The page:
Ballmer successor must clearly define Microsoft

Technology communications leaders say Microsoft's next CEO must clearly define the company's vision for both internal and external audiences, meaning communications will be key.

REDMOND, WA: Steve Ballmer's successor as Microsoft CEO will have to clearly define the company's vision both internally and externally, meaning communications will have a crucial role to play, say industry experts.

Last week, Microsoft said Ballmer will step down from the leadership role he has held for 13 years in the next 12 months. Pundits have been quick to suggest turnaround strategies and to speculate on who will be the company's next chief executive.

The news has resonance for the PR industry. Last week, Microsoft said it will reorganize so that communications leaders report to corporate VP of corporate communications Frank Shaw instead of their respective unit's marketing leader, as they had in the past.

“Communications [at Microsoft] needs to come from the top down,” says Todd Cadley, SVP at Horn Group.

He adds that “the new CEO needs to be extremely vocal and not perceived as too corporate,” noting that Microsoft's corporate image, along with the perception that it is mired in bureaucracy have hurt the company.

Cadley says the new Microsoft CEO needs to “breathe new life” into the organization, “bringing a lot of energy.”

“It is super-important that they recognize change happens from the inside out,” he says.

John Bell, MD at Social@Ogilvy, agrees that communications is vital to defining the organization's future.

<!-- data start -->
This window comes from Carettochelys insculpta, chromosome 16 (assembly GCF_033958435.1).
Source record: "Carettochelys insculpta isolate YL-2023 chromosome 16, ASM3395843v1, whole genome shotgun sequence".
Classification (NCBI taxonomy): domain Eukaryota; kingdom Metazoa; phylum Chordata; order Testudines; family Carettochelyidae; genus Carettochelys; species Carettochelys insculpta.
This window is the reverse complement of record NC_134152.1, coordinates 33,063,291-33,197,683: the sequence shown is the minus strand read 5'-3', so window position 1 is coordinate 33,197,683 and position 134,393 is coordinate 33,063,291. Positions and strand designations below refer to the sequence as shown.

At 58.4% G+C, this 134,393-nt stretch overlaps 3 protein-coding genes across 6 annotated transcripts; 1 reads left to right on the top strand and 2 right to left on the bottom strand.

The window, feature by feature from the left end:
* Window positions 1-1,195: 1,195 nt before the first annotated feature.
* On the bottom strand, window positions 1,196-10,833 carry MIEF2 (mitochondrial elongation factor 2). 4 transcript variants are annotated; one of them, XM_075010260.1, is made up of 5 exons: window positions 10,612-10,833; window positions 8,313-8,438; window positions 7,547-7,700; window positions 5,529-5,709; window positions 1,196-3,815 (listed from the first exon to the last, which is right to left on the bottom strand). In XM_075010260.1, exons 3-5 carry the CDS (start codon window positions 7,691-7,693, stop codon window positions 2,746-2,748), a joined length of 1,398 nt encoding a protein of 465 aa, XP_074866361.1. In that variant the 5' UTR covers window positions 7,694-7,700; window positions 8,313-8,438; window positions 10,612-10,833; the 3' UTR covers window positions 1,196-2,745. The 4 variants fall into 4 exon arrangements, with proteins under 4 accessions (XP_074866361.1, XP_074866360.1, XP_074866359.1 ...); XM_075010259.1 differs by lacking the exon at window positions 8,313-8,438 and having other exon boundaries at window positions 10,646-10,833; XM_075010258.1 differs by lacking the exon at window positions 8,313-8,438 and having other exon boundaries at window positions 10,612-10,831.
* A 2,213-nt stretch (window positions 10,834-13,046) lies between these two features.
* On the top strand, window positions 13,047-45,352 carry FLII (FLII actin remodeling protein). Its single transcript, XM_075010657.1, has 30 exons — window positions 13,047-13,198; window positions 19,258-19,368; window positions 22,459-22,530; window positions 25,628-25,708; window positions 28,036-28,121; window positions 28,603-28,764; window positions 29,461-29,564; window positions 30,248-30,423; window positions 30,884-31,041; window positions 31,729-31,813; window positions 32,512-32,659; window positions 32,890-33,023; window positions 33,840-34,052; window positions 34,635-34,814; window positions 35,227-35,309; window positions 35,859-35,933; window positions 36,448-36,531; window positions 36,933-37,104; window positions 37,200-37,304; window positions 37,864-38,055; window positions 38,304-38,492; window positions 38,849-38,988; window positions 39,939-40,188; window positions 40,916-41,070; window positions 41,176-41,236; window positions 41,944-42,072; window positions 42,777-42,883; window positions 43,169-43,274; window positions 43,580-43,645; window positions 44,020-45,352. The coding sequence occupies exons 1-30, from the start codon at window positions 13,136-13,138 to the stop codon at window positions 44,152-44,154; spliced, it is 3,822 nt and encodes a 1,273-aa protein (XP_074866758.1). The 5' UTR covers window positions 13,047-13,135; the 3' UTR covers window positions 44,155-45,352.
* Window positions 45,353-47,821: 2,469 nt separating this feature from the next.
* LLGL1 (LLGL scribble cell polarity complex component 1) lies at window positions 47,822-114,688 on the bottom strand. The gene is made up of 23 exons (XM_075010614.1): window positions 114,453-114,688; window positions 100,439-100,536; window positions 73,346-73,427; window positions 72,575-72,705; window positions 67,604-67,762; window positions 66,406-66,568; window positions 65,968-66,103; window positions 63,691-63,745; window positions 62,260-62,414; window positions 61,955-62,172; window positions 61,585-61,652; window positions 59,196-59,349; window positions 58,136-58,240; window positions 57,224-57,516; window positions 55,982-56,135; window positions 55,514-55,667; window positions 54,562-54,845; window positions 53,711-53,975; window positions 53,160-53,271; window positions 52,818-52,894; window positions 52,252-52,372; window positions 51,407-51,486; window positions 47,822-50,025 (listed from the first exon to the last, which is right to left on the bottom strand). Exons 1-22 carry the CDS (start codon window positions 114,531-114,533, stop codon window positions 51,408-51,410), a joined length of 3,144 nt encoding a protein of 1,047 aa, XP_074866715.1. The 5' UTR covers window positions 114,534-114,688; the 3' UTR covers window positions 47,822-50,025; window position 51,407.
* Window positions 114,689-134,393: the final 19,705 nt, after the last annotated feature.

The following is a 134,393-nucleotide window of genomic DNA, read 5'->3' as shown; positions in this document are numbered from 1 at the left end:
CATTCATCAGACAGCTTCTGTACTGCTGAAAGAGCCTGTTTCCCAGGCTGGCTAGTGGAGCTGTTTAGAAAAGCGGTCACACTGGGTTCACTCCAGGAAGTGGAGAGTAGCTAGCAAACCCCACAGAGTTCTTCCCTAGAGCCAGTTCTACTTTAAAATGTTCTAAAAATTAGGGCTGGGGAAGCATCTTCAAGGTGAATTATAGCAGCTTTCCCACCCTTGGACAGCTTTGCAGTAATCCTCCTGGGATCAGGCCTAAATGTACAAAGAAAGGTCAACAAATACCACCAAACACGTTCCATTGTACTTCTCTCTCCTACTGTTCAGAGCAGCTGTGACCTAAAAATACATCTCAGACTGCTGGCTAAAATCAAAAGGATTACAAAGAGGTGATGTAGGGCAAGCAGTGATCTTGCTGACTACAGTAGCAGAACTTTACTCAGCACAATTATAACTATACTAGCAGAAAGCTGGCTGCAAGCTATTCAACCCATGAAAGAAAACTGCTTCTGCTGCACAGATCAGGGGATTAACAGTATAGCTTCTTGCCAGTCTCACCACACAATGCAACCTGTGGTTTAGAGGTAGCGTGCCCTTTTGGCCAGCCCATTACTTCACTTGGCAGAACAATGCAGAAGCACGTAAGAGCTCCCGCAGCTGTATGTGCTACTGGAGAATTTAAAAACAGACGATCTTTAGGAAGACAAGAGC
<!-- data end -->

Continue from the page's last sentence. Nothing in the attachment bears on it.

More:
“The role of communications at Microsoft is not just putting a seat next to senior leadership, but a collection of business leaders to create a platform to talk about what is next and then convening others outside of the company to talk about the future,” he says.

Bell suggests not only convening the media, but also other leaders at the startup level. Ballmer's successor should be thinking about “future-casting,” which is “defining or building a picture of what the future looks like in terms of the technology in our lives,” he says.

In terms of company culture, the new CEO should consider more collaborative social business practices, to democratize idea-sharing and best practices, he adds.

One criticism of Ballmer's tenure is that the company has not been visionary or innovative enough. Gary Grates, principal at W2O Group, contends that for the past decade, Microsoft has lived off its software while other companies have remade themselves and seen the future.

“The culture must show vision and vision must be supported by structure,” he says. “People want to win, and the new culture needs to show Microsoft how to win again.”

Leslie Campisi, MD for Hotwire PR in the US, adds that communications must also remain a priority for Ballmer as he prepares to depart the company.

“It's imperative that Ballmer spends his remaining days identifying and cultivating brand champions inside Microsoft who can provide a steady, unified voice for internal communications during this period,” she says.